Commercial developments and off-site improvements go together like fall and PSL's. Well, pretty close.
The point is, for many commercial development projects, there are conditions requiring work outside the property site, also known as off-site improvements. This work is meant to support a new development or at least mitigate any infrastructure issues that may come with new development.
Off-site work includes infrastructure such as access roads, sidewalks and curbs, and other supplemental utility work. And while much of this work is often necessary for a successful project, it can also be one of the most common setbacks in the commercial real estate development process.
Let's take a look at four of the most common off-site improvements that pop up in the commercial real estate development process are:
Curb, gutter, and sidewalk (and landscaping)
One of the most common off-site improvements involves adding a pedestrian sidewalk, along with curb and gutter. These can range in cost from $5,000 for a small curb area up to roughly $50,000 for full curb, gutter, and sidewalk. Sometimes these are required by a state’s department of transportation (DOTs) to be done per municipal code.
In conjunction with such off-site improvements, there will likely be requirements to include landscaping to help beautify the surrounding area. Municipalities often like to require this from commercial developers as a condition of approval because budgets might not be able to support the beautification that the local taxpayers may want.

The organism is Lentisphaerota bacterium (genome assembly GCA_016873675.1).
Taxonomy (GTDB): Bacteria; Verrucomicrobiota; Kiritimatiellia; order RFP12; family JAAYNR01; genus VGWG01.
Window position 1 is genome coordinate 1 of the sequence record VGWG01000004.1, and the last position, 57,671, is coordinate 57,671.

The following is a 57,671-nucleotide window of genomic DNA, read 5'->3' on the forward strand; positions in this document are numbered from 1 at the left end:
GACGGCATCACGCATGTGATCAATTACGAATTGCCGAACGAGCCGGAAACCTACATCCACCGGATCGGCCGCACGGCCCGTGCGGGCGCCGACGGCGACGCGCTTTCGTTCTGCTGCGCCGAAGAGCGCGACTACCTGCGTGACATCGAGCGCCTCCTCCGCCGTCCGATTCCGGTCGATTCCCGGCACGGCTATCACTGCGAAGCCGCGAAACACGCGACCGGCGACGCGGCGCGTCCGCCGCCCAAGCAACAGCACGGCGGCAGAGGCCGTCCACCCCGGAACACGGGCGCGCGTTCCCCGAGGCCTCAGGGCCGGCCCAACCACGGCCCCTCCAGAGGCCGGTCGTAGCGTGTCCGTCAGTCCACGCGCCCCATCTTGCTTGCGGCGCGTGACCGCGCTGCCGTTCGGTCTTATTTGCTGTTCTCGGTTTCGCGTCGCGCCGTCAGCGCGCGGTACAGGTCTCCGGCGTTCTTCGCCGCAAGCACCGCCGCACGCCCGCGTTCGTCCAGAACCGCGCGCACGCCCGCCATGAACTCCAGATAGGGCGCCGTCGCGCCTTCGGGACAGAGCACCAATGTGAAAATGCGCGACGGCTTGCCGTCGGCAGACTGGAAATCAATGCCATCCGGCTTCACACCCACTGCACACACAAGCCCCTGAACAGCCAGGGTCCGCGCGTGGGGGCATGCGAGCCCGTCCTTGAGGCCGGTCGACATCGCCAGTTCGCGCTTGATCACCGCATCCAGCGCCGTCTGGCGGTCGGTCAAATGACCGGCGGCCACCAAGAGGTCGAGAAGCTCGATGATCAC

Power poles, underground fiber, and electrical vaults are often located in areas where future driveway access is needed for a project. Relocating the utilities can range in cost and are often required by utility providers in order to get service to a building. Or they may be required in order to even have a driveway. Cost can range from a few thousand dollars to upwards of $200,000. Time ranges can also vary for these types of improvements, and can often be delayed due to inclement weather in various parts of the country, depending on the season.
Municipalities and state DOTs can require these lanes if codes require, or a Traffic Impact Study warrants them for a particular new user. Higher traffic users, like quick-serve restaurants, increase the amount of left and right turns to a site, causing slowdowns and sometimes increases in accidents. Using safety as a core concern, DOT’s can require a commercial developer to install deceleration, acceleration, or center lanes around a project at their own cost. On average, these improvements can cost anywhere from $50,000 to upwards of $150,000.
Municipalities want to beautify the center areas of the road with landscape, trees and require the land in front of the property to be improved or make a payment in lieu for the half street. These improvements are becoming more common with many municipalities. This can range in cost from a few thousand dollars to upwards of $90,000.
Municipalities may also want to beautify the center areas of the road, or require half street improvements for bigger projects. This may mean an occupant on one side of the road is responsible for half of the road’s improvement. Municipalities often require such improvements from commercial developers when they are proposing projects in areas with large amounts of vacant land and limited existing improvements.